. Furthermore, as all three groups of AD patients showed a similar stage of cognitive impairment, the amounts of atrophy detected in all three groups in our study suggest a negative linear relationship between age and GM atrophy which are sufficient to induce similar cognitive impairment.
However, some very important aspects have to be considered prior to application of the proposed method to control for possible confounding variables in VBM or SVM studies. One of these major points is the group size used for the comparisons. On the one hand, the group size of the control group used for the calculation of the regression coefficients shoud be sufficiently large to provide a robust estimate of age-related changes in the total population. On the other hand, the application of the pre-regression for age does change the degrees-of-freedom in the final statistical model for VBM studies which might lead to differences in results when using smaller sample sizes. Therefore, studies using lower sample sizes should take care or account for these altered degrees-of-freedom when using the proposed method.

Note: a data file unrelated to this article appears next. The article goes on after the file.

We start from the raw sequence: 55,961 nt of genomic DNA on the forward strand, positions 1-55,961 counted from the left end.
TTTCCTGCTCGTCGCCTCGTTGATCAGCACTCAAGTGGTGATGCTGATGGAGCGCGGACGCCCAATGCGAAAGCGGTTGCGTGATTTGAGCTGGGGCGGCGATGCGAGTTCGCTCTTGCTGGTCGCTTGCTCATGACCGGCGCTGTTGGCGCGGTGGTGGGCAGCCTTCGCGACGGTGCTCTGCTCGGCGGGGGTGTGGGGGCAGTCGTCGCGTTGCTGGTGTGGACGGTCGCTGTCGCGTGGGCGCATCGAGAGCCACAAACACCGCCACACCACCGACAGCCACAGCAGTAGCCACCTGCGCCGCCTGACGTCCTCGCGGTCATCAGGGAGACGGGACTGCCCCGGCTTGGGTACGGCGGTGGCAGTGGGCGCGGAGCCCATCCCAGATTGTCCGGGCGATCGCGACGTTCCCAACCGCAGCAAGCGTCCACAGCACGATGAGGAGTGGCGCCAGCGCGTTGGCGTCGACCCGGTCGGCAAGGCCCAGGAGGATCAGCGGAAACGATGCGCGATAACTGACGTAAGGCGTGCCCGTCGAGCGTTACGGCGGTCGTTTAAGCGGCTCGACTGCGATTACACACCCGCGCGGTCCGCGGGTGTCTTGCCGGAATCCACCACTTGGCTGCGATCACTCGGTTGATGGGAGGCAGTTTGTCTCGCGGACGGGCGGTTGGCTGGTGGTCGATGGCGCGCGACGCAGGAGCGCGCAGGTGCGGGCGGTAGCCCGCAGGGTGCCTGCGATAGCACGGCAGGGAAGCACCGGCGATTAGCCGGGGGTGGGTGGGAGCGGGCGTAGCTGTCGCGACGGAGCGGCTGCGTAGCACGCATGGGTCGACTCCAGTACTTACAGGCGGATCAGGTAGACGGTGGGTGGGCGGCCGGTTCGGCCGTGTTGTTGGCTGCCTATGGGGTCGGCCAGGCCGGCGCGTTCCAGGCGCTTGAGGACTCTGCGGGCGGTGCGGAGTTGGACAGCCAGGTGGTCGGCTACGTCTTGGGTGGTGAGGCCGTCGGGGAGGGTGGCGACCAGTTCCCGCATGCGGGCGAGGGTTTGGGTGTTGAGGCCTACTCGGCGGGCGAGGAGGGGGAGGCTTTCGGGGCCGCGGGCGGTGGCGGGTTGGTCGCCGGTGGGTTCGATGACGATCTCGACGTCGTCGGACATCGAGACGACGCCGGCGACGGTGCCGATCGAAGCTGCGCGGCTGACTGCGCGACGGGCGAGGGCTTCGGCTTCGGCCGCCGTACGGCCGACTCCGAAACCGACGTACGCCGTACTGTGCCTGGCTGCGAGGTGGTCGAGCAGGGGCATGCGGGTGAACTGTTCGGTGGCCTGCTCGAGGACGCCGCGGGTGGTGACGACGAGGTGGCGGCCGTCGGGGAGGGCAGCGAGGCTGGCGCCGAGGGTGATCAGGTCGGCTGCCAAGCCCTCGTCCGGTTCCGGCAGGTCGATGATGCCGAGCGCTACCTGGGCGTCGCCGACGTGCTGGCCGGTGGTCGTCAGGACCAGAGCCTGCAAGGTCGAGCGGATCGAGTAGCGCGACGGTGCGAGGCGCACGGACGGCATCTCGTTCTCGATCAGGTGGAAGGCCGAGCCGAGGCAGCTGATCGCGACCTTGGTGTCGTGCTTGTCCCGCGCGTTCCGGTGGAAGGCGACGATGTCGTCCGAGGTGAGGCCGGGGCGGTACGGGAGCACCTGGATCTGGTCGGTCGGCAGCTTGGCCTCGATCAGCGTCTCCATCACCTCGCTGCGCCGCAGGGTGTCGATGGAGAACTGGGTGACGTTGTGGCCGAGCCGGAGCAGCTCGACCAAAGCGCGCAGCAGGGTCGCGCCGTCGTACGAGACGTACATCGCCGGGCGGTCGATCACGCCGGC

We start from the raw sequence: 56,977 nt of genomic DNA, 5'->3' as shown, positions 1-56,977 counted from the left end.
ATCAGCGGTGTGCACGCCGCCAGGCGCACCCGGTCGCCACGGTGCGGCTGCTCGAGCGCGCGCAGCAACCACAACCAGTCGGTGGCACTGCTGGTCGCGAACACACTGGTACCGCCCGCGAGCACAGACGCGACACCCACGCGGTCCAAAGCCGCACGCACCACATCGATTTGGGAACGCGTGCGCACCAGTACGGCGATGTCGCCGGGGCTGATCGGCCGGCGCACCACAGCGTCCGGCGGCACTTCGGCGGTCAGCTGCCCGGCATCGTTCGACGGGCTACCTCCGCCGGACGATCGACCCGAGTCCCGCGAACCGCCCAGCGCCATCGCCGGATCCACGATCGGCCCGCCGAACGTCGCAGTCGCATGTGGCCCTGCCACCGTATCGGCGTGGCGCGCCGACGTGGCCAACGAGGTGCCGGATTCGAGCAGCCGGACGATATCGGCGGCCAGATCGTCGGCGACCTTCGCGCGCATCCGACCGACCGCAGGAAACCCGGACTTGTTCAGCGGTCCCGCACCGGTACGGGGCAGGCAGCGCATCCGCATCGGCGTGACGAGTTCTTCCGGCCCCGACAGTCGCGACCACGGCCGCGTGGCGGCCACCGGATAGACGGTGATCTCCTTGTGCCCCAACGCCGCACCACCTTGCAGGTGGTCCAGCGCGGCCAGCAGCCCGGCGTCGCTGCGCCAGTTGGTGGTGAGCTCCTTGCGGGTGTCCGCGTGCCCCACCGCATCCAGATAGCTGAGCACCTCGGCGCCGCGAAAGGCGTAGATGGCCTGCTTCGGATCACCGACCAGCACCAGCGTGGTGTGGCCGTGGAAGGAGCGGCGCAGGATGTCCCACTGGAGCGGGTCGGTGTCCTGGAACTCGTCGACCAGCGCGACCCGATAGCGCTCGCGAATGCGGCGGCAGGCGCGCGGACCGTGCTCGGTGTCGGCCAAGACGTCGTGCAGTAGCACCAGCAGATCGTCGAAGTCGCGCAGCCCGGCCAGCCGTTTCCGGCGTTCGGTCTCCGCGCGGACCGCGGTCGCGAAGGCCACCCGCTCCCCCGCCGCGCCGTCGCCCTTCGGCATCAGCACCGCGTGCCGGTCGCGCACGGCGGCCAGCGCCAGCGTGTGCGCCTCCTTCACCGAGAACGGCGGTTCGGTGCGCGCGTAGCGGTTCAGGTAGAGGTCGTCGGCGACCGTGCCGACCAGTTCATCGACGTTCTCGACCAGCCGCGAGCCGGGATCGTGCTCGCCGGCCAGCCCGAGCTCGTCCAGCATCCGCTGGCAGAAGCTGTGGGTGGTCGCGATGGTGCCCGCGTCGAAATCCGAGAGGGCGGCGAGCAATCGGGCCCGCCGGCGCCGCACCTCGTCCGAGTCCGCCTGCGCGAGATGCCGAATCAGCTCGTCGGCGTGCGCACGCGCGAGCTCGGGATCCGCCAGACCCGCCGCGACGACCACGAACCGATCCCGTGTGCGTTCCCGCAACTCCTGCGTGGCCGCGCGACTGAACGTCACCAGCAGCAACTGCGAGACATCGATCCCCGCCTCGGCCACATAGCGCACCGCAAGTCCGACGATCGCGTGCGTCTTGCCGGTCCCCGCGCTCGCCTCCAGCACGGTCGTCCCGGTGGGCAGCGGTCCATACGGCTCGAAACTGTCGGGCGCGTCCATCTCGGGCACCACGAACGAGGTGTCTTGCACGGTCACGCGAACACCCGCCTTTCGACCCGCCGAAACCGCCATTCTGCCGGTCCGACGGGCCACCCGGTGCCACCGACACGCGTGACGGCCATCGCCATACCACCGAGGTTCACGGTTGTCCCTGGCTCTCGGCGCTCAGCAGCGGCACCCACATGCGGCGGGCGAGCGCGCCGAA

A further important point which has to be considered prior to application of the proposed method is the potential mutual correlation between the variable used for pre-regression and other covariates used for subsequent analysis. In our study we only used sex as an additional covariate in the subsequent VBM analysis. Furthermore, it has been shown by Good et al. 
that the interaction between age and sex does not reach significance even in a substantially larger cohort. Therefore, we ignored this potential mutual effect in our study. Nonetheless, when applying the proposed method using any other covariates in the subsequent analysis the potential effect between these covariates and age (or any other variable for pre-regression) has to be carefully investigated. A possible option to account for mutual correlation between the covariates would be that a more complex pre-regression model is used including more than one covariate in a multiple linear regression model. However, this option has first to be carefully investigated.